Bark of Acacia pycnantha was tied in bundles and stacked at depots like this one at Echunga in the Mt. Lofty Range near Adelaide before being processed for tannin extract.

Photo: Royal Botanic Gardens Sydney

The Tanning Industry

On 14th February, 1891, the Melbourne Herald published an article in response to the news that Canada had adopted the Maple leaf as an emblem. Inspired by this, J.L.Purves, one of the founders of the Australian Natives Association (ANA) stated that his group would be encouraging the 'adoption of some sort of national emblem and motto'. A Herald reader, David Scott of Mount Lonarch gave these reasons for selection of wattle as a national emblem.

'Because the wattle is strictly of Australian origin and growth. Its culture is one of the leading industries in the colony. The bark stripped from the trees contains properties making it the most valuable in the world for tanning purposes'.

At that time tanning in Australia was a growth industry and David Scott's letter probably reflected the feelings of those involved in the production and trade of leather goods, which was expanding each year. The most popular wattles harvested were the Golden Wattle Acacia pycnantha, which yielded up to 45.8 per cent tannin Most of the bark was harvested in the field because it was found that wattle plantations were not economic due to the prevalence of fires and the lack of local extraction works.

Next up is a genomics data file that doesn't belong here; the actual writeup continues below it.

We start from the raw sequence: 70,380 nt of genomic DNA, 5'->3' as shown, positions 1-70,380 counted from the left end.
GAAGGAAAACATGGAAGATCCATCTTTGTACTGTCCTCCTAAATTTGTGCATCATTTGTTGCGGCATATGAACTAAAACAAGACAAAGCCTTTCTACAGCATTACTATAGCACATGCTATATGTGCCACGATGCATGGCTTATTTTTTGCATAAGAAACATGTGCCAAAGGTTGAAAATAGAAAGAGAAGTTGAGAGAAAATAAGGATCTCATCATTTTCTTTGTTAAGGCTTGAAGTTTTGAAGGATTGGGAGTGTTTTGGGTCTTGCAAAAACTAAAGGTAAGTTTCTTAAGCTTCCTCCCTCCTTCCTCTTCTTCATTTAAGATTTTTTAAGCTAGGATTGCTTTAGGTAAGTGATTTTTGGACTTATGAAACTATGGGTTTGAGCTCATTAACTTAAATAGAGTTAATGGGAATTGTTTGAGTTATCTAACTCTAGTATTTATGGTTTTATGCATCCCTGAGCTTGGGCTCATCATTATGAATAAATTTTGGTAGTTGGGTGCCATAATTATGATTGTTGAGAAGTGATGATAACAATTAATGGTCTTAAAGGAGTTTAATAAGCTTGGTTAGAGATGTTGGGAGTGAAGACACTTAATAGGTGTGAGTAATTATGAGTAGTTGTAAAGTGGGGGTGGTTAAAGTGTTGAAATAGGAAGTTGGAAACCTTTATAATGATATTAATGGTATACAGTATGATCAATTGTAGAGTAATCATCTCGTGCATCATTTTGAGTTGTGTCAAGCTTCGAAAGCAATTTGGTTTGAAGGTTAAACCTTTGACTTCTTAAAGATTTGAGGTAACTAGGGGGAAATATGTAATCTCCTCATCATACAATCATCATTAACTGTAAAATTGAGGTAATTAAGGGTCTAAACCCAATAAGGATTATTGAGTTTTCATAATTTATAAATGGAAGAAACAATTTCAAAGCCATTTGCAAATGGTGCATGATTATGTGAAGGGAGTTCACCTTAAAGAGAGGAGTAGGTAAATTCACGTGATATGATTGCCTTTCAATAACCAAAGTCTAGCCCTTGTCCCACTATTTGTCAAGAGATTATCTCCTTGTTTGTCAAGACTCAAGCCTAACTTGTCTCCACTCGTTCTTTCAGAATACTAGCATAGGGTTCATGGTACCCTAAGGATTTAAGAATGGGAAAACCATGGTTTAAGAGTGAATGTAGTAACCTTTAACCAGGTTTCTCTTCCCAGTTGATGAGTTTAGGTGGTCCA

The Wattle Club

By 1899, sufficient interest in a Wattle emblem led to the formation of a 'Wattle Club'. The founder, Archibald James Campbell was a well-known ornithologist and an active member of the Field Naturalists club of Victoria. His interest in wattles probably stemmed from his many trips into the country bird-watching. Each year the club would send out invitations for 'Wattle Day' outings on 1st September, to be led by Campbell. 

On 8th September 1908, Campbell addressed the Melbourne Photographers Club with a speech entitled 'Wattle Time: or yellow-haired September' illustrating his talk with lantern slides of wattle studies. His speech was notable in that he advocated the honouring of a Wattle Day.


Archibald James Campbell

Photo: www.anbg.gov.au

J. H. Maiden was a distinguished botanist and author. Photo: Mitchell Library Sydney

The First Wattle Day

Campbell's suggestion for a first Wattle Day sparked interest in Sydney. J.H. Maiden, Government Botanist and Director of the Botanic Gardens, together with Agnes Kettlewell (the poet Agnes Storrie) and Hannah Clunies-Ross called for a public meeting on 20th August, 1909. Maiden was considered the leading expert on Acacias at the time and had already begun his Forest Flora of New South Wales series. He had also written several booklets on the use of Acacias in the tanning industry and was well respected in the community. Both Maiden and Kettlewell had Acacias named after them. The aim of the meeting was to form a Wattle Day League and to coordinate the States into accepting and celebrating the first Wattle Day.

Strangely, the genus as a whole was seen as an emblem rather than a particular species and remains so to this day. The Golden Wattle, Acacia pycnantha was finally selected, probably in response to a need for an emblem that could be depicted pictorially in insignia such as the Commonwealth Arms. Although one species was selected for this purpose the public continued to use any wattle that was handy for Wattle Day festivities and for sending abroad. Literature and songs also seemed to focus on the genus rather than on a particular flower.

Lady Symon, President of the Adelaide Branch of the Wattle Day League, introduced Wattle Day celebrations to London in 1911.

Photo: Mitchell Library Sydney